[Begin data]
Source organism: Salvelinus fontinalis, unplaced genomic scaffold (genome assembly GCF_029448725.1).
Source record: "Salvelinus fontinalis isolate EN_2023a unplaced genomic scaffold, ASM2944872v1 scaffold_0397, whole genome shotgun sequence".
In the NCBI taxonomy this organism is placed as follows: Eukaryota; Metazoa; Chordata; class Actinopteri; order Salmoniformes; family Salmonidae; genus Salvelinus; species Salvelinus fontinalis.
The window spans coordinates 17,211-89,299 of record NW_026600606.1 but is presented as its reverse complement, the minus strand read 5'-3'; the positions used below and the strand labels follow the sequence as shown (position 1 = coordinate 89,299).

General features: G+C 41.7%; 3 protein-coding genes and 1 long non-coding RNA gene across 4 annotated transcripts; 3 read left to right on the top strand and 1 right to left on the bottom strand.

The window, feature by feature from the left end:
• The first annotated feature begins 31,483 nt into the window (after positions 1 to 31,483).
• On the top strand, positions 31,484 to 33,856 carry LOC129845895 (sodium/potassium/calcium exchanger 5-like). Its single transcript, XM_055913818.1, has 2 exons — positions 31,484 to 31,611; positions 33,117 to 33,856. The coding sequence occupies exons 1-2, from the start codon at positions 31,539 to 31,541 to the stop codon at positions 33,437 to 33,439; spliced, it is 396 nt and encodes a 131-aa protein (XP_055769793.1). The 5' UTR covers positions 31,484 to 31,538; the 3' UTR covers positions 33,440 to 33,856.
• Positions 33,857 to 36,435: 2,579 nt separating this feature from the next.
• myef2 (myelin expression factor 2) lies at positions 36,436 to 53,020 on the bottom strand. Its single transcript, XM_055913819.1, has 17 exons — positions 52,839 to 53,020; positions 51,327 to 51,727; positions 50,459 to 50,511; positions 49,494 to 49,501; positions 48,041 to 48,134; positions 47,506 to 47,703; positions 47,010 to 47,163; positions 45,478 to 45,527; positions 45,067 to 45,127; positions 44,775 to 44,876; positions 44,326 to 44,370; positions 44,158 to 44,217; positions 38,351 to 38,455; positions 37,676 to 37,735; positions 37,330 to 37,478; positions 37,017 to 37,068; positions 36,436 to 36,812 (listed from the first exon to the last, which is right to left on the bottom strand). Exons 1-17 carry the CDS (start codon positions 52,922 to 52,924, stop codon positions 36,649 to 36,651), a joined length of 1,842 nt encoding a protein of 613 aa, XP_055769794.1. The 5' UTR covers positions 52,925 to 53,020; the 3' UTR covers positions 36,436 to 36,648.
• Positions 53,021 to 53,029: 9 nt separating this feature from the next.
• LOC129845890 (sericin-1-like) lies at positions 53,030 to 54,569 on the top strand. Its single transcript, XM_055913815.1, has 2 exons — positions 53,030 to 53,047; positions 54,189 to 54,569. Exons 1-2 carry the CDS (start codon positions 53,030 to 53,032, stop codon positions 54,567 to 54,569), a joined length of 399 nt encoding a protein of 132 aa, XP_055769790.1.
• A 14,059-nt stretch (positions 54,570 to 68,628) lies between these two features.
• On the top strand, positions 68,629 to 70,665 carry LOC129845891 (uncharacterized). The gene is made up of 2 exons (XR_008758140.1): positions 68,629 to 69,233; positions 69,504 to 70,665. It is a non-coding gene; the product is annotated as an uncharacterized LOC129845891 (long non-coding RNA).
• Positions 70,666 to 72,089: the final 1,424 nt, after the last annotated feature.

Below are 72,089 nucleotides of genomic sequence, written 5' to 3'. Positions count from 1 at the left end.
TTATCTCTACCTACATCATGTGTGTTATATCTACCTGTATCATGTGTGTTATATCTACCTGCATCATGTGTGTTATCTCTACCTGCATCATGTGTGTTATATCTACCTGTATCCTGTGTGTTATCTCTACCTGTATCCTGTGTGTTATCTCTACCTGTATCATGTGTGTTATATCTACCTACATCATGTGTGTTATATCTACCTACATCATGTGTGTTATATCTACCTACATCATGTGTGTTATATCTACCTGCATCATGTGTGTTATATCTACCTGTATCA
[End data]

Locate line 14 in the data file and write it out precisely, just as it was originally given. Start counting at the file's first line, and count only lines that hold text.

• On the top strand, positions 68,629 to 70,665 carry LOC129845891 (uncharacterized). The gene is made up of 2 exons (XR_008758140.1): positions 68,629 to 69,233; positions 69,504 to 70,665. It is a non-coding gene; the product is annotated as an uncharacterized LOC129845891 (long non-coding RNA).